As for the Oscar, well, you don't need to be there to accept it.
posted by skallas at 3:34 PM on March 10, 2003


Adding; at what point does the judicial system have the right to want further justice than the victim?
See, if this would have not been a major headline with the world also focussing on her, he may have received a larger punishment from the victim.

But who is to cast the last stone? The victim or the judicial system. May be too a bigger ethical picture than it seems. Defendant is lied to by judge, but the victim wants her life back to normality so then looks for an easier punishment.

This is my, if, on the subject. If rape victim(s) from what I've heard my whole life, are treated worse than the perpetrator during trial. Because they are the one's bring the charges that they are put on trial. Then at what point ethnically does the Judaical system have in making sure that this person does not do it again?

See he didn't harm me and chances are never will so why should I care.
posted by thomcatspike at 3:35 PM on March 10, 2003


Adding; at what point does the judicial system have the right to want further justice than the victim?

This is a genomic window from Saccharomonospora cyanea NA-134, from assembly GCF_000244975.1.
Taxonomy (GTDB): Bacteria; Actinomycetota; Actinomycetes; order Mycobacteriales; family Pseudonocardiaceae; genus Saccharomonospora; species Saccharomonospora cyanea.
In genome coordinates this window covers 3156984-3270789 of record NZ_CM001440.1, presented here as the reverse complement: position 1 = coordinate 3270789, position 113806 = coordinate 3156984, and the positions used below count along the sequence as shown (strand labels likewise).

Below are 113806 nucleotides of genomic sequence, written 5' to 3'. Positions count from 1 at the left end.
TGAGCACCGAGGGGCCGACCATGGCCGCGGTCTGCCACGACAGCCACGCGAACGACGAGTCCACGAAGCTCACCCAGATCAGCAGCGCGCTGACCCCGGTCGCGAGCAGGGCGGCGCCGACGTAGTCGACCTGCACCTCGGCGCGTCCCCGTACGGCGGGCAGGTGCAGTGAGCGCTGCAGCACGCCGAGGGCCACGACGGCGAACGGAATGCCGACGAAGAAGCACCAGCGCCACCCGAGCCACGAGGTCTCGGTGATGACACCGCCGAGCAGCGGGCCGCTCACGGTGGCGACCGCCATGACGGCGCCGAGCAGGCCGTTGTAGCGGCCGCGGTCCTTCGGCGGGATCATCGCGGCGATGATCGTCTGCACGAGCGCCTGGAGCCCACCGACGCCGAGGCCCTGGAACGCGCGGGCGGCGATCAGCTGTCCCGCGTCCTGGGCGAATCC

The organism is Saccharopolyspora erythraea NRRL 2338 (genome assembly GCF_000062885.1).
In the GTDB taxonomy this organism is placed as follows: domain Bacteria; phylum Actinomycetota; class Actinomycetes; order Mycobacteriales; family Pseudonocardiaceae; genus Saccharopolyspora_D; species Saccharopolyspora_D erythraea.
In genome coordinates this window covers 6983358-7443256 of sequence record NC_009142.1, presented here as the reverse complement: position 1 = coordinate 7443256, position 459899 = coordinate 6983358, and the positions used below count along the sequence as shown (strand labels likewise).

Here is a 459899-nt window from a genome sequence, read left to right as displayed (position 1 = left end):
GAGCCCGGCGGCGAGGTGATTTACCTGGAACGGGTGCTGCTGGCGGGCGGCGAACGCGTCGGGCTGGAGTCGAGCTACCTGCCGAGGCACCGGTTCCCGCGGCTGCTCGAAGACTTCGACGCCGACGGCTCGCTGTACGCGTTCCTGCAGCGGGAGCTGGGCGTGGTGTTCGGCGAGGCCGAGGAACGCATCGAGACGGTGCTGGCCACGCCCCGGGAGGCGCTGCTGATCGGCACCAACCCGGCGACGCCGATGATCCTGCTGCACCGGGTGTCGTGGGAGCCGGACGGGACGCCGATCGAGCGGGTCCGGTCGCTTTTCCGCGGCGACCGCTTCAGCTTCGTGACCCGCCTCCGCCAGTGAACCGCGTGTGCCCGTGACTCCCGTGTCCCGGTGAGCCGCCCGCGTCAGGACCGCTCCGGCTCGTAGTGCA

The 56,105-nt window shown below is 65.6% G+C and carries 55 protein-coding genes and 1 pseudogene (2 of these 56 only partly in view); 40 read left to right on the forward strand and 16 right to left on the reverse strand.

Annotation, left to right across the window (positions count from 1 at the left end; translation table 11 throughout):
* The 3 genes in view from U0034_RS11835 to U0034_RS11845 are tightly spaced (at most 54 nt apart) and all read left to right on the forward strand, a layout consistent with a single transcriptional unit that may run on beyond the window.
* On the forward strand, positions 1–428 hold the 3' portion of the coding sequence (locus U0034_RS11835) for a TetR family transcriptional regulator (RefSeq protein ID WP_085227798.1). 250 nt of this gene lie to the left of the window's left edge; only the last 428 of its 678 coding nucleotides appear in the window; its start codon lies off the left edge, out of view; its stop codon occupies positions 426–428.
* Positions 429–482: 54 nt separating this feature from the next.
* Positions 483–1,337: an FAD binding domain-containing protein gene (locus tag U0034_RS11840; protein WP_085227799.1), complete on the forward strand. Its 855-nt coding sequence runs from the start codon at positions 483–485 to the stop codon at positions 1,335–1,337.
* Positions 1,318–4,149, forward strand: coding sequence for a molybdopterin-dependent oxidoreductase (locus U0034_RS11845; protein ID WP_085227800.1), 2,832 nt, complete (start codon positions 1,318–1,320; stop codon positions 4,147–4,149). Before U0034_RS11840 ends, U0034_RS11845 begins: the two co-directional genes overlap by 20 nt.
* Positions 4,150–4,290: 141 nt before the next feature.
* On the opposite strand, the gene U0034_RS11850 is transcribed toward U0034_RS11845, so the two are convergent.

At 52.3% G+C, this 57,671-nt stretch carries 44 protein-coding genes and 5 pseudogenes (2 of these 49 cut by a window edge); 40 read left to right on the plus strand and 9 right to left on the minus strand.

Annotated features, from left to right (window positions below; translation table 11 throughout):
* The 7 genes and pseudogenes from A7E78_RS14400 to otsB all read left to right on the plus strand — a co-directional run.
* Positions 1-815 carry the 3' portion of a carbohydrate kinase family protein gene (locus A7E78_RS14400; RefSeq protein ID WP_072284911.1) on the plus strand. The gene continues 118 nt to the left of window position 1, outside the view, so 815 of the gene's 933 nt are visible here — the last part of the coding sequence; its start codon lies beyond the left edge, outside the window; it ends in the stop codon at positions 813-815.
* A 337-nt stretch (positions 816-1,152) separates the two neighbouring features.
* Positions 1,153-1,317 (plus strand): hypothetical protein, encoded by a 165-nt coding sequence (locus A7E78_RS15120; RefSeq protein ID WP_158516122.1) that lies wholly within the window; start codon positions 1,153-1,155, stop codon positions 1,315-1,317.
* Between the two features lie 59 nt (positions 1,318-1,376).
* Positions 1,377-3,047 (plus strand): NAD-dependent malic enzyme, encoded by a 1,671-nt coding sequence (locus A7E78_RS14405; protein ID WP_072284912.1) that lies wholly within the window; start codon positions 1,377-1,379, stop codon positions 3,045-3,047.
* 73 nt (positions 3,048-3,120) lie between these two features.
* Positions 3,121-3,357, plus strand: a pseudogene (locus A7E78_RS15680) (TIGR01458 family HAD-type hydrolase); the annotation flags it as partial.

I think that society has a larger interest in punishment beyond simply victim's justice. There are times when the sentence is appropriately weaker than what victims want; there are times when the sentence is appropriately stronger.
posted by claxton6 at 3:58 PM on March 10, 2003


Skallas:
The plea agreement is on paper, either as part of a court transcript or something the prosecutor and Polanski signed. Under the system of checks and balances in the United States, a judge (a member of the judicial branch) is not bound by the agreement reached by the prosecutor (a member of the executive branch).
Since Polanski's plea, the U.S. Supreme Court has ruled judges clearly have to warn a defendant they may not follow a plea agreement at the time they accept the plea or they have to give the defendant a chance to go to trial on the original charges if they are not warned and they do not follow the plea agreement. It's not clear to me what rules California was following at the time.